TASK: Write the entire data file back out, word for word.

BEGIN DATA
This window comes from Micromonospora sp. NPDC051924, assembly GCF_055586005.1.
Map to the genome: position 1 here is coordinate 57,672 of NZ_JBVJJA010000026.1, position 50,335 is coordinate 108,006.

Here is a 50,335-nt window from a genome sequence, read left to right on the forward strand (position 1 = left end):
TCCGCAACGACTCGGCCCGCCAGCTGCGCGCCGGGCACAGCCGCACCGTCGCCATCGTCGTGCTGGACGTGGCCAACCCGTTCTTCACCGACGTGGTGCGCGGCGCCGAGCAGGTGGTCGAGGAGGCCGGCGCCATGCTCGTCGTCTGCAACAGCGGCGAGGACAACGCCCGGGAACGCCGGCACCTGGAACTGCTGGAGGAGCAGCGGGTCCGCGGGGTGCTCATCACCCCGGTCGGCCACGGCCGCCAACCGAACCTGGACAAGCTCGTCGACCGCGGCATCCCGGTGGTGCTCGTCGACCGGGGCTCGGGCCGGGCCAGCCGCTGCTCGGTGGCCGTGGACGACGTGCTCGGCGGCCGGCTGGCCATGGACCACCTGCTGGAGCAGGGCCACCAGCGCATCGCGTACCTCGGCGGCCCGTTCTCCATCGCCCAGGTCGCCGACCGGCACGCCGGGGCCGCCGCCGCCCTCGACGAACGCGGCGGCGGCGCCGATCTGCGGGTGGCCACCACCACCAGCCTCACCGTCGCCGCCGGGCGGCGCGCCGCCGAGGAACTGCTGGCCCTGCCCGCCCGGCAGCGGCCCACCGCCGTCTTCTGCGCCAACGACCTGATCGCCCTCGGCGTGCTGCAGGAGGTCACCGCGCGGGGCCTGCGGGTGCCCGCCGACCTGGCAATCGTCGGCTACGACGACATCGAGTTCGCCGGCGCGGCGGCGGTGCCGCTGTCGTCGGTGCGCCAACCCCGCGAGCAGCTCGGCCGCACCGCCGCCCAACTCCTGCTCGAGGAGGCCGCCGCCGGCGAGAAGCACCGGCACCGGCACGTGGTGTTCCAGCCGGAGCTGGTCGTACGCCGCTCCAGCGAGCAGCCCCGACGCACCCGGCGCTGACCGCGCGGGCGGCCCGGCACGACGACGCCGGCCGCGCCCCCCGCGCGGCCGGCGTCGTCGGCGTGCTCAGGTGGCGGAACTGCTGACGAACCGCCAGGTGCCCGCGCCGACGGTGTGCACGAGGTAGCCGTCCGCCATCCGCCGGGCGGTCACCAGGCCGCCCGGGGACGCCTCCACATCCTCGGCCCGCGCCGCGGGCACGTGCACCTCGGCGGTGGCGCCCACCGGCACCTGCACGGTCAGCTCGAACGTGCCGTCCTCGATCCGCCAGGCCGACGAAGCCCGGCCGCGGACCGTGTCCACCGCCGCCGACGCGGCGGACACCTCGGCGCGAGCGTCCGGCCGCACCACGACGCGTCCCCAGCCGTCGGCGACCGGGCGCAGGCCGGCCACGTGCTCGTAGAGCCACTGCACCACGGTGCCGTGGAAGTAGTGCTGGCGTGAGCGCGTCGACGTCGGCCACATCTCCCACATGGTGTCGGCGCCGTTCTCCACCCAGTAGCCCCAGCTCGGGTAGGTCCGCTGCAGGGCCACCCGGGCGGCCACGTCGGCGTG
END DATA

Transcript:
This window comes from Micromonospora sp. NPDC051924, assembly GCF_055586005.1.
Map to the genome: position 1 here is coordinate 57,672 of NZ_JBVJJA010000026.1, position 50,335 is coordinate 108,006.

Here is a 50,335-nt window from a genome sequence, read left to right on the forward strand (position 1 = left end):
TCCGCAACGACTCGGCCCGCCAGCTGCGCGCCGGGCACAGCCGCACCGTCGCCATCGTCGTGCTGGACGTGGCCAACCCGTTCTTCACCGACGTGGTGCGCGGCGCCGAGCAGGTGGTCGAGGAGGCCGGCGCCATGCTCGTCGTCTGCAACAGCGGCGAGGACAACGCCCGGGAACGCCGGCACCTGGAACTGCTGGAGGAGCAGCGGGTCCGCGGGGTGCTCATCACCCCGGTCGGCCACGGCCGCCAACCGAACCTGGACAAGCTCGTCGACCGCGGCATCCCGGTGGTGCTCGTCGACCGGGGCTCGGGCCGGGCCAGCCGCTGCTCGGTGGCCGTGGACGACGTGCTCGGCGGCCGGCTGGCCATGGACCACCTGCTGGAGCAGGGCCACCAGCGCATCGCGTACCTCGGCGGCCCGTTCTCCATCGCCCAGGTCGCCGACCGGCACGCCGGGGCCGCCGCCGCCCTCGACGAACGCGGCGGCGGCGCCGATCTGCGGGTGGCCACCACCACCAGCCTCACCGTCGCCGCCGGGCGGCGCGCCGCCGAGGAACTGCTGGCCCTGCCCGCCCGGCAGCGGCCCACCGCCGTCTTCTGCGCCAACGACCTGATCGCCCTCGGCGTGCTGCAGGAGGTCACCGCGCGGGGCCTGCGGGTGCCCGCCGACCTGGCAATCGTCGGCTACGACGACATCGAGTTCGCCGGCGCGGCGGCGGTGCCGCTGTCGTCGGTGCGCCAACCCCGCGAGCAGCTCGGCCGCACCGCCGCCCAACTCCTGCTCGAGGAGGCCGCCGCCGGCGAGAAGCACCGGCACCGGCACGTGGTGTTCCAGCCGGAGCTGGTCGTACGCCGCTCCAGCGAGCAGCCCCGACGCACCCGGCGCTGACCGCGCGGGCGGCCCGGCACGACGACGCCGGCCGCGCCCCCCGCGCGGCCGGCGTCGTCGGCGTGCTCAGGTGGCGGAACTGCTGACGAACCGCCAGGTGCCCGCGCCGACGGTGTGCACGAGGTAGCCGTCCGCCATCCGCCGGGCGGTCACCAGGCCGCCCGGGGACGCCTCCACATCCTCGGCCCGCGCCGCGGGCACGTGCACCTCGGCGGTGGCGCCCACCGGCACCTGCACGGTCAGCTCGAACGTGCCGTCCTCGATCCGCCAGGCCGACGAAGCCCGGCCGCGGACCGTGTCCACCGCCGCCGACGCGGCGGACACCTCGGCGCGAGCGTCCGGCCGCACCACGACGCGTCCCCAGCCGTCGGCGACCGGGCGCAGGCCGGCCACGTGCTCGTAGAGCCACTGCACCACGGTGCCGTGGAAGTAGTGCTGGCGTGAGCGCGTCGACGTCGGCCACATCTCCCACATGGTGTCGGCGCCGTTCTCCACCCAGTAGCCCCAGCTCGGGTAGGTCCGCTGCAGGGCCACCCGGGCGGCCACGTCGGCGTG